"You can actually take the combustion engine and it’s not even in the equation," says Duvall. "You get rid of the transmission, the fuel tank, all the emission systems. And so you you save quite a bit of cost and weight and you make a much simpler vehicle."

Researchers have identified various new technologies that would yield significant energy savings if implemented.

"We would be cutting the projected fuel use by 1.4 million barrels of oil per day," says Dr. Dave Cooke, a Vehicles Analyst at the Union of Concerned Scientists. "And that corresponds to about 270 million metric tons of greenhouse gasses.”

The Department of Energy is pushing truck manufacturers to bring these tech innovations to market as soon as possible, through an initiative called SuperTruck.

"I think you will see these technologies migrate to the market quite quickly," says Patrick Davis, Director of the Department of Energy’s Vehicle Technologies Office. "The cost of shipping is directly added to the cost of goods and services delivered. So as you lower the cost of shipping, you would expect the cost of those goods and services to go down."

Those savings aren’t due until 2017, when tighter emissions rules go into effect. But some truck manufacturers are already getting a jump on that deadline by rolling out small improvements one by one, three years ahead of schedule.

Immigrants Sending Money Back Home Face Fewer Options

NPR News - Wed, 2014-07-09 04:03

The giant remittances economy has been expanding for years. Facing tighter regulations, big banks are nixing services that let people send money across borders.

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Israel Strikes Gaza, As Hamas Rockets Show Increased Range

NPR News - Wed, 2014-07-09 03:18

In a notable step, rockets fired from Gaza were being aimed at Jerusalem and Tel Aviv. Meanwhile, Israel launched air attacks on more than 150 targets in Gaza.

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A Tough Little Droplet Fights To Stick Around

NPR News - Wed, 2014-07-09 03:03

It's just a drop of water. It's about to fall. And when it does, a story begins. What happens next may feel oddly familiar. Maybe it's telling you — about you.

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PODCAST: Keep on truckin'

Marketplace - American Public Media - Wed, 2014-07-09 03:00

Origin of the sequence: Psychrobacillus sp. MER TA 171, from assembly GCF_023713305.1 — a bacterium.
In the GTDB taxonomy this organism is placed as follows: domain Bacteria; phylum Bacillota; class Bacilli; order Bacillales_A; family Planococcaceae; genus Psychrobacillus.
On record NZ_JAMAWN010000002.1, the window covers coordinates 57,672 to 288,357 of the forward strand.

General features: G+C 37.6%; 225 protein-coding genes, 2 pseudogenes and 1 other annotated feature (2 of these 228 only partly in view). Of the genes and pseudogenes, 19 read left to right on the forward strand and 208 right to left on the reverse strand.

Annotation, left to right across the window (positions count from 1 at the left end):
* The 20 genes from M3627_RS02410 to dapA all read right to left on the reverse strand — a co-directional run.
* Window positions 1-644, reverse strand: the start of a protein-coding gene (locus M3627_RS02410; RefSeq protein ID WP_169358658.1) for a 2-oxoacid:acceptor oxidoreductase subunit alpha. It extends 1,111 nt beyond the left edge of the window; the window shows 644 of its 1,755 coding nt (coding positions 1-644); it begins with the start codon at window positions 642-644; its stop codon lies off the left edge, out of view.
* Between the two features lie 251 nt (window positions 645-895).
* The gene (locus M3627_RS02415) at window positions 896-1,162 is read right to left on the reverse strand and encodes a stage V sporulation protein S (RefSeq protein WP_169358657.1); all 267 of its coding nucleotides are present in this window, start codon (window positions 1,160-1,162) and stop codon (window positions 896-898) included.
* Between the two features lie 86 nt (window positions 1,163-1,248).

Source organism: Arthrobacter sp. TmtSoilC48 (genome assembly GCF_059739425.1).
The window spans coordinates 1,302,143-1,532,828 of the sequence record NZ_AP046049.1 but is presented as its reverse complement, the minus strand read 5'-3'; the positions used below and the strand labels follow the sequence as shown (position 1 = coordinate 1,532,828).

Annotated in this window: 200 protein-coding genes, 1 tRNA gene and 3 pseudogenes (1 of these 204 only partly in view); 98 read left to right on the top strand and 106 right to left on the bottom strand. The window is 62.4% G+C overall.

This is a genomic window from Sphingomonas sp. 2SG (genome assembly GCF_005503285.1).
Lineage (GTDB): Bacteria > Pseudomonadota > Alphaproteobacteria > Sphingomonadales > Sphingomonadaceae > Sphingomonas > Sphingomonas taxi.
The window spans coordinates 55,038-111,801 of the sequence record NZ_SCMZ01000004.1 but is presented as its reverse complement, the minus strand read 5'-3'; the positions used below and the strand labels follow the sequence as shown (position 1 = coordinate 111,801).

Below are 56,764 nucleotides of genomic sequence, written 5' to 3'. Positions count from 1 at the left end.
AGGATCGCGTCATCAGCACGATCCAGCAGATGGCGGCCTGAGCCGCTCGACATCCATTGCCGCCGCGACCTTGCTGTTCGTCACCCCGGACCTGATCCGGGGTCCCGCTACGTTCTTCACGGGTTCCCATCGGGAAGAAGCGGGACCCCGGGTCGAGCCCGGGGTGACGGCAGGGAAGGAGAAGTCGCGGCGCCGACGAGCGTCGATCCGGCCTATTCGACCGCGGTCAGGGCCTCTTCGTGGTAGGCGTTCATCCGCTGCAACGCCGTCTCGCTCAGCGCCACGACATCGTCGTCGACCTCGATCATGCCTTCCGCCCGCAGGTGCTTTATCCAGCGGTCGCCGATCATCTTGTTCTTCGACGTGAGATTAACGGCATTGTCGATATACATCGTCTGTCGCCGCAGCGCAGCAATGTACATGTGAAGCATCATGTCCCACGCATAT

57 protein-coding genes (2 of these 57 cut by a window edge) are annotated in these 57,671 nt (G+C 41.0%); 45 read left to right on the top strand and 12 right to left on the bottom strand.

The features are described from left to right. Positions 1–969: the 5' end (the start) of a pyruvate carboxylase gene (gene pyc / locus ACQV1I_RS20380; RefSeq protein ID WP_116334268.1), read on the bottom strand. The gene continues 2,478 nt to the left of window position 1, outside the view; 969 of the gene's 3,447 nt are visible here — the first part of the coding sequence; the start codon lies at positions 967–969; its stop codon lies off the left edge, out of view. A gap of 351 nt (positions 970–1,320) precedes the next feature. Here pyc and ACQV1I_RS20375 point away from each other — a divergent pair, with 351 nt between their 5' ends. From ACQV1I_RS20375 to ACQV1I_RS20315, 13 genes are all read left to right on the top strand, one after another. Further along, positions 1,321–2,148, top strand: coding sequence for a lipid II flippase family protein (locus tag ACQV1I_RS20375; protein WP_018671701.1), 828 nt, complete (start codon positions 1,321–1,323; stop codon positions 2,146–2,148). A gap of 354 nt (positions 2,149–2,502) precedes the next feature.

How Brazil's huge loss in its World Cup match against Germany could change the flow of public money in the Brazilian economy. Plus, more on citigroup's settlement, as well as Uber's plan to attract new users with lower fares. Also, a look at efforts to create more energy efficient big rigs

'Seinfeld' by the numbers

Marketplace - American Public Media - Wed, 2014-07-09 03:00

Babies born the year "Seinfeld" premiered are now old enough to rent cars (Better get the insurance if you plan on beating the hell out of the thing). The "Show About Nothing" premiered 25 years ago this week. Back then, "The Seinfeld Chronicles," as they were called, introduced a comedian, his friend George, and kooky neighbor Kessler (Elaine wouldn't be added until later.) Watching the slow paced pilot episode, it's hard to believe that from such modest beginnings came one of the most critically and commercially successful, game-changing shows in television history.

"Seinfeld" not only made multimillionaires of creators Larry David and Jerry Seinfeld many times over, it continues to be a major revenue generator for distributor Sony and production company Castle Rock, a subsidiary of Warner Bros. New York magazine recently took a look at the economics behind the show. Here's a breakdown of "Seinfeld" by the numbers:

$40,000

The amount of money Jerry Seinfeld was paid per episode during the 1991-92 season.

$1 million

How much Seinfeld made per episode by 1997-98, the show's ninth and final season.

76.3 million

The number of people who tuned in to watch the "Seinfeld" series finale. 

$110 million

The price of Jerry Seinfeld's artistic integrity. After nine seasons, Seinfeld decided to call it quits, rejecting NBC's offer of $5 million an episode - $110 million for the season - to continue the show for a tenth year. 

$3.1 billion

The amount of money "Seinfeld" has made since becoming syndicated in 1995. Those reruns on TBS and late at night after the news on your local CW affiliate add up.